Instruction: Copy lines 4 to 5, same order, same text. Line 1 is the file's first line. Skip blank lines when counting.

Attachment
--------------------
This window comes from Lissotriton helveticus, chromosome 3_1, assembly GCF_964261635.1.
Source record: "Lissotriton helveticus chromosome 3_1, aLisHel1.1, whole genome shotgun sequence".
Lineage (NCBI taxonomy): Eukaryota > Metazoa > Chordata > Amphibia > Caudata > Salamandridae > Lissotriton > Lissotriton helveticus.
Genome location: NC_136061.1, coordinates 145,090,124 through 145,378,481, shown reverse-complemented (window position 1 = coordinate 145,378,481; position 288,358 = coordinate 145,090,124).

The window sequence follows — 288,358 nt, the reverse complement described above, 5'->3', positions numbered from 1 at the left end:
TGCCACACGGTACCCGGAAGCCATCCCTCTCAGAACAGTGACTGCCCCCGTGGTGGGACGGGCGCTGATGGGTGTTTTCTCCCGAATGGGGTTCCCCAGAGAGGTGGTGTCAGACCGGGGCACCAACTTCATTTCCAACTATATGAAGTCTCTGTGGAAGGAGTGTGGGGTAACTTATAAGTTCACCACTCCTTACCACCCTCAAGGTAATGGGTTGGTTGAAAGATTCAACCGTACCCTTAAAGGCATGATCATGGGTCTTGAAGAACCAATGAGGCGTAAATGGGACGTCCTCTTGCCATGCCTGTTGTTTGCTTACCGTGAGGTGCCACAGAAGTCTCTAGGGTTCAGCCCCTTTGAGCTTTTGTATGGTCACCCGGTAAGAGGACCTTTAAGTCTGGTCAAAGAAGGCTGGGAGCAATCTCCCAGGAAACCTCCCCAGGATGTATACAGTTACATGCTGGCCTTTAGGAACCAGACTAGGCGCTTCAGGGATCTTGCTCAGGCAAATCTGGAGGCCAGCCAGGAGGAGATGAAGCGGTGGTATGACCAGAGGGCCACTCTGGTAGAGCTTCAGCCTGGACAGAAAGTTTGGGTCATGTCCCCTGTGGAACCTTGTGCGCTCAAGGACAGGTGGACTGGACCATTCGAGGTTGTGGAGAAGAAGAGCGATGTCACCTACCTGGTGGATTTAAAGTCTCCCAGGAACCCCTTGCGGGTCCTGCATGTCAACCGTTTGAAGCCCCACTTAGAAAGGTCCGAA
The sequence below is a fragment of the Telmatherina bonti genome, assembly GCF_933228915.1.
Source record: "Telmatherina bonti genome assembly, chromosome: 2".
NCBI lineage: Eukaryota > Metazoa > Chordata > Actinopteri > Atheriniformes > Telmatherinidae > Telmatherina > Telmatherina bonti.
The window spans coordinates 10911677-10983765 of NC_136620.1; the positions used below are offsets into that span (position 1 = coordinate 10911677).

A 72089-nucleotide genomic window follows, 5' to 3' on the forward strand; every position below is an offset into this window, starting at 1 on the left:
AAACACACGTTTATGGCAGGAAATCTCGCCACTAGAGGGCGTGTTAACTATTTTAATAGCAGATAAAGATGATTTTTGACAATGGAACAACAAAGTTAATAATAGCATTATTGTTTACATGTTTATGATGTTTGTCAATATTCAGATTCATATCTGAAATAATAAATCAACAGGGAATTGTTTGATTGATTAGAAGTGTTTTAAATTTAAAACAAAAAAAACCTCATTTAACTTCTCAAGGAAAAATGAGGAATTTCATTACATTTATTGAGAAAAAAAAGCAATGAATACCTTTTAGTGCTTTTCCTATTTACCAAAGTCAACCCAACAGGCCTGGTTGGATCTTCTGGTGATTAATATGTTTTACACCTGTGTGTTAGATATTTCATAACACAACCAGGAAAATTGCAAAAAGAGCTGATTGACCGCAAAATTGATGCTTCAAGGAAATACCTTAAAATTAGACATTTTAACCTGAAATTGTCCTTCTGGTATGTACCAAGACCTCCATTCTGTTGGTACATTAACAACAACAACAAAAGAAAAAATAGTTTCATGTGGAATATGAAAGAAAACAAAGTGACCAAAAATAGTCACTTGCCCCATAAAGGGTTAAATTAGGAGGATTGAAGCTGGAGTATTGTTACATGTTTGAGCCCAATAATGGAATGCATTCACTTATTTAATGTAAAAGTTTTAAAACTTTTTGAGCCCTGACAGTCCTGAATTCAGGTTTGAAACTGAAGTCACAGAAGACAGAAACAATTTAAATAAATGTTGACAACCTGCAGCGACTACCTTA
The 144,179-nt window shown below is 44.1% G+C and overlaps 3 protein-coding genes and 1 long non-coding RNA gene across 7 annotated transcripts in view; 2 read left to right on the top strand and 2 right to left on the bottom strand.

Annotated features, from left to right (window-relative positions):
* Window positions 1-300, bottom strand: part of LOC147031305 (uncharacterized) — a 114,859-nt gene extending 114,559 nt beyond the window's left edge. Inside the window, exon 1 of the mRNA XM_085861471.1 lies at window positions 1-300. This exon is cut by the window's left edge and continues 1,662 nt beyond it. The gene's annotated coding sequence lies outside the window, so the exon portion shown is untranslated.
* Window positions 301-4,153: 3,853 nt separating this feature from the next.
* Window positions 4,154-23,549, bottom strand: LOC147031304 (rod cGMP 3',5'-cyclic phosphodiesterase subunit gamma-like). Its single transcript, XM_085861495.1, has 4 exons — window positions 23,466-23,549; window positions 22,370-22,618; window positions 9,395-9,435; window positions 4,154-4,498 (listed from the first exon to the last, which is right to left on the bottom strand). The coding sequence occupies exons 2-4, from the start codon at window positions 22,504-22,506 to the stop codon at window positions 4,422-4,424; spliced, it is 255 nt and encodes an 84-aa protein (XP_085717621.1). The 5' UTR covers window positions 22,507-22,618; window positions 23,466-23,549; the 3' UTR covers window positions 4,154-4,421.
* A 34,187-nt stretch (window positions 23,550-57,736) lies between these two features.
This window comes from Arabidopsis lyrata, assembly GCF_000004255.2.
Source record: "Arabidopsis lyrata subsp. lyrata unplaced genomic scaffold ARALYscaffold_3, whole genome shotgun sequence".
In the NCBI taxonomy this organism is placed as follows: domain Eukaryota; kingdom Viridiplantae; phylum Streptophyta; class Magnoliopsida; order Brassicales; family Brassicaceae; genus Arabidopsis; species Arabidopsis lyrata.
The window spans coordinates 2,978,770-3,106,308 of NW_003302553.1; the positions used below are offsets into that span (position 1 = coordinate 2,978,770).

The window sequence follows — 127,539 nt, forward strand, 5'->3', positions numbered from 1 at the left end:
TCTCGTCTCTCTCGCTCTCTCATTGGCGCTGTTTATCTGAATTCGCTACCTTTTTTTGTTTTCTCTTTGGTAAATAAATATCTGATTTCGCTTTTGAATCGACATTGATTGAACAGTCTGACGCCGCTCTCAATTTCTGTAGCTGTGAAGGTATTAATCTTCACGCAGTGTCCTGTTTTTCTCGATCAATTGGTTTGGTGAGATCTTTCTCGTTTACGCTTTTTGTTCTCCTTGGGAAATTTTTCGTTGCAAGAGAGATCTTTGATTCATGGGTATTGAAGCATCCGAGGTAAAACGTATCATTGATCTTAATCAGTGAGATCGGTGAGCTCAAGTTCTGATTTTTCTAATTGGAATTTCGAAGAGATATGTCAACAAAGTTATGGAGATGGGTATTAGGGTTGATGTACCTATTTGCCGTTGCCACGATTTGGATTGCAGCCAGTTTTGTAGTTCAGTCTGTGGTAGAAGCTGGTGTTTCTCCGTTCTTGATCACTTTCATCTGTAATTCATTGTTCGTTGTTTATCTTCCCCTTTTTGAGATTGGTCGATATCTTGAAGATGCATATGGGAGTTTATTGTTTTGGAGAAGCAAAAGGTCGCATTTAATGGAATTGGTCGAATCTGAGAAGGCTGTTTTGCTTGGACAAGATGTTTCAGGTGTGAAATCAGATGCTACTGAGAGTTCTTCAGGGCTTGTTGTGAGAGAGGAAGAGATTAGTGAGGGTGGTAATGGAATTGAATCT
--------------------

Genome location: NC_136061.1, coordinates 145,090,124 through 145,378,481, shown reverse-complemented (window position 1 = coordinate 145,378,481; position 288,358 = coordinate 145,090,124).

The window sequence follows — 288,358 nt, the reverse complement described above, 5'->3', positions numbered from 1 at the left end: